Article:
To be sure, we have often said that the essential-function inquiry turns on “whether an employer actually requires all employees in the particular position to satisfy the alleged job-related requirement.” But a plaintiff cannot use her employer's tolerance of her impairment-based, ostensibly temporary nonperformance of essential duties as evidence that those duties are nonessential. To give weight to such a fact would perversely punish employers for going beyond the minimum standards of the ADA by providing additional accommodation to their employees.

Thus, the court held that “Brown County's willingness to retain Robert in 2004 despite her inability to perform site visits for several months does not make those visits nonessential.”

Indefinite Temporary Reprieve from Essential Function Unreasonable

The court noted that although site visits and other out-of-office work were an essential function of her position, Robert would be nonetheless qualified if she could have performed those duties with a reasonable accommodation. “In light of Robert's complete inability to perform site visits at the time of her firing, the only potential accommodation would be a temporary reprieve from this essential function. Our precedents recognize that a brief leave of absence for medical treatment or recovery can be a reasonable accommodation.”

The court reasoned that there are two limits on the bounds of reasonableness for a leave of absence:

The first limit is clear: The employee must provide the employer an estimated date when she can resume her essential duties. Without an expected end date, an employer is unable to determine whether the temporary exemption is a reasonable one. The second is durational. A leave request must assure an employer that an employee can perform the essential functions of her position in the “near future.” Although this court has not specified how near that future must be, the Eighth Circuit ruled in an analogous case that a six-month leave request was too long to be a reasonable accommodation.

The district court held that Robert's needed accommodation exceeded both limitations on reasonability: It found that Robert failed to provide a definite estimate of her ability to resume site visits and that any further exemption following six months of temporary accommodation would be unreasonable as a matter of law. According to the Tenth Circuit, “because we take the district court's view of the first matter, we do not address the potential that the accommodation exceeded reasonable durational bounds.”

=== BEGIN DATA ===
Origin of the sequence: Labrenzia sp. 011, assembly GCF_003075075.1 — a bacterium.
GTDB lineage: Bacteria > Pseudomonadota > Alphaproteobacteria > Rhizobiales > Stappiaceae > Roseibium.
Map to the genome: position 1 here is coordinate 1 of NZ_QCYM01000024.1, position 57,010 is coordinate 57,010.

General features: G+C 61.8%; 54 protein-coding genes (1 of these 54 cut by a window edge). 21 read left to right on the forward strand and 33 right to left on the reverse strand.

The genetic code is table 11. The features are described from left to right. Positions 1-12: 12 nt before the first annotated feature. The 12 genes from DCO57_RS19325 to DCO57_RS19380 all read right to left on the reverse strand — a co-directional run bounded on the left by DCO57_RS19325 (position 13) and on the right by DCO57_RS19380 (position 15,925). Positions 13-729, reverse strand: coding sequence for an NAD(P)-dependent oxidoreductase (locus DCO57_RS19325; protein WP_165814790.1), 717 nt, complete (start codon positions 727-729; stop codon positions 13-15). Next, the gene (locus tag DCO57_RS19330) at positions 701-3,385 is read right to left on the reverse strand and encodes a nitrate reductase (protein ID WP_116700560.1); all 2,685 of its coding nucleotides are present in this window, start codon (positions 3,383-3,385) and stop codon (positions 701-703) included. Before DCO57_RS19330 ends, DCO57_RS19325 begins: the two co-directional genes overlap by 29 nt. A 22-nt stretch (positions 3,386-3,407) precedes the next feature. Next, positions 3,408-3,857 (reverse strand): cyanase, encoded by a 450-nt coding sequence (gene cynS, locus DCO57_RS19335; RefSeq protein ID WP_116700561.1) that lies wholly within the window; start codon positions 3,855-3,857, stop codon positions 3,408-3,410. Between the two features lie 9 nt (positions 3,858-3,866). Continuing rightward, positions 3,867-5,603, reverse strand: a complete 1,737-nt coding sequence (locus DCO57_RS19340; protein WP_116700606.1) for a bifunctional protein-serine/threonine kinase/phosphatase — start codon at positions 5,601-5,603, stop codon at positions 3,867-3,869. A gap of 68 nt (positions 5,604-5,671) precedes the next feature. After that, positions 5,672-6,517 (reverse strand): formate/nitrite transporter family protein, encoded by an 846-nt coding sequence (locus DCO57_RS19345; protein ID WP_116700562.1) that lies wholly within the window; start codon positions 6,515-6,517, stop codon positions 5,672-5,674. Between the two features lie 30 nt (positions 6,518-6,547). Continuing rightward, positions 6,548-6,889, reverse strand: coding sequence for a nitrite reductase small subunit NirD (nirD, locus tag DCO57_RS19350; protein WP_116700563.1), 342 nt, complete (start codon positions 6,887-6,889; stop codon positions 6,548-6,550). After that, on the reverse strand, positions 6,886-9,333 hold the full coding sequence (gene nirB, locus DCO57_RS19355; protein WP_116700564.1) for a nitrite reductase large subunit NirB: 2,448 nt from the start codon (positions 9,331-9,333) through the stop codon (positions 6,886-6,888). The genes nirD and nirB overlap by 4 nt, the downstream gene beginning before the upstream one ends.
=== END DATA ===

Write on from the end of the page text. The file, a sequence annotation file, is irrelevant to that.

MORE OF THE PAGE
According to the court, there was no evidence in the record that Robert's employer had any estimation of the date Robert would resume the fieldwork essential to her position. Although the doctor's prognosis varied before and after the surgery, Naylor told Sloan on July 19, 2006—just after Robert's follow-up appointment and shortly before she was terminated—that Robert could be walking with a cane in three to four weeks. However, Robert questioned whether this time frame was “too fast,” and testified that she assumed her job would be protected “regardless of the length” of her recovery. In any event, the doctor's prediction that Robert could walk with a cane in a month's time did not suffice to assure the county that she would then be able to perform site visits and other fieldwork. The court noted that Robert herself recognized that she needed near-full mobility to ensure her safety as she visited felony offenders in their homes, workplaces, and treatment facilities, an activity that could be dangerous.

The court concluded that “the record shows that, at the time of her termination, the county did not have a reasonable estimate of when she would be able to resume all essential functions of her employment. As such, the only potential accommodation that would allow Robert to perform the essential functions of her position was an indefinite reprieve from those functions—an accommodation that is unreasonable as a matter of law.” For that reason, the court held she was not a qualified individual under the ADA and that her claim of discrimination failed.

No FMLA Retaliation Occurred

Robert asserted that her termination was also unlawful retaliation for her use of protected medical leave. To establish a prima facie case of FMLA retaliation, an employee must prove that she: (1) availed herself of a protected right under the FMLA; (2) was adversely affected by an employment decision; and (3) that there was a causal connection between the two actions.

The first two elements were undisputed. The court assumed without deciding that the brief interval between the expiration of Robert's leave and her termination was sufficient to establish the causal connection. The burden then shifted to the county to offer a legitimate reason for her termination, and if it did, then back to Robert to present evidence to suggest the stated reason was pretextual.

The court concluded that Robert did not undermine the county's legitimate reason for her termination: that she failed to return to work with the required release after she exhausted her FMLA leave. Robert insisted that Brown County should have known the doctor released her to work from home as of July 17. However, no individual—neither Robert, her husband, Naylor, nor the doctor—testified that he or she delivered the release to Sloan. And Sloan maintained she did not receive it. And according to the court, “even if Sloan had received the release, Brown County was not required to allow Robert to work from home after her FMLA leave expired.” Thus, the court concluded that “Robert could not return to her job, with or without reasonable accommodations, when she was terminated on July 31, and certainly not when her FMLA leave ended on July 5.”


The Robert case reinforces an employer’s right to declare an employee unqualified under the ADA if the employee cannot perform an essential job function with or without reasonable accommodation for an indefinite or unreasonable period of time. Requiring employees and physicians to provide specific information on this issue can be a valuable tool in managing medical leaves effectively.